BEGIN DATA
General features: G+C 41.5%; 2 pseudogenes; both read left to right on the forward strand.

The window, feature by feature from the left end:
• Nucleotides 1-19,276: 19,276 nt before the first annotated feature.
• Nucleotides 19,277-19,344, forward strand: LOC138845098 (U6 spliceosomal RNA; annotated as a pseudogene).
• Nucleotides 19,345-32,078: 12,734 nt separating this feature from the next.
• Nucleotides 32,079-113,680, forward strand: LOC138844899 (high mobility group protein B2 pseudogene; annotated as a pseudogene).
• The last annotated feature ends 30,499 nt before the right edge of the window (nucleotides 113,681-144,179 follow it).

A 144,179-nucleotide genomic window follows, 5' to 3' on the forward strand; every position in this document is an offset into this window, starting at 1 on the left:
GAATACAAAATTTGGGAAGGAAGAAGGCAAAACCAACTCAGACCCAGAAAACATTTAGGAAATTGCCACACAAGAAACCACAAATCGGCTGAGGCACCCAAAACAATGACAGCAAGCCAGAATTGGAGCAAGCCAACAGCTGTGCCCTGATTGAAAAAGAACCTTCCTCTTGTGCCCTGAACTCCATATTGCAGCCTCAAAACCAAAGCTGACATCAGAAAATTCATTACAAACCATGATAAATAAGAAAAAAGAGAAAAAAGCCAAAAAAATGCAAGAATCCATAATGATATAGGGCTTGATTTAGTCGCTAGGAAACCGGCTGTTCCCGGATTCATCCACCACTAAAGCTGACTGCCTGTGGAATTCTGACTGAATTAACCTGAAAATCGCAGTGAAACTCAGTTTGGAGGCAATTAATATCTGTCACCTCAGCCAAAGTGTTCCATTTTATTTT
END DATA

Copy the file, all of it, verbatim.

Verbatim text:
General features: G+C 41.5%; 2 pseudogenes; both read left to right on the forward strand.

The window, feature by feature from the left end:
• Nucleotides 1-19,276: 19,276 nt before the first annotated feature.
• Nucleotides 19,277-19,344, forward strand: LOC138845098 (U6 spliceosomal RNA; annotated as a pseudogene).
• Nucleotides 19,345-32,078: 12,734 nt separating this feature from the next.
• Nucleotides 32,079-113,680, forward strand: LOC138844899 (high mobility group protein B2 pseudogene; annotated as a pseudogene).
• The last annotated feature ends 30,499 nt before the right edge of the window (nucleotides 113,681-144,179 follow it).

A 144,179-nucleotide genomic window follows, 5' to 3' on the forward strand; every position in this document is an offset into this window, starting at 1 on the left:
GAATACAAAATTTGGGAAGGAAGAAGGCAAAACCAACTCAGACCCAGAAAACATTTAGGAAATTGCCACACAAGAAACCACAAATCGGCTGAGGCACCCAAAACAATGACAGCAAGCCAGAATTGGAGCAAGCCAACAGCTGTGCCCTGATTGAAAAAGAACCTTCCTCTTGTGCCCTGAACTCCATATTGCAGCCTCAAAACCAAAGCTGACATCAGAAAATTCATTACAAACCATGATAAATAAGAAAAAAGAGAAAAAAGCCAAAAAAATGCAAGAATCCATAATGATATAGGGCTTGATTTAGTCGCTAGGAAACCGGCTGTTCCCGGATTCATCCACCACTAAAGCTGACTGCCTGTGGAATTCTGACTGAATTAACCTGAAAATCGCAGTGAAACTCAGTTTGGAGGCAATTAATATCTGTCACCTCAGCCAAAGTGTTCCATTTTATTTT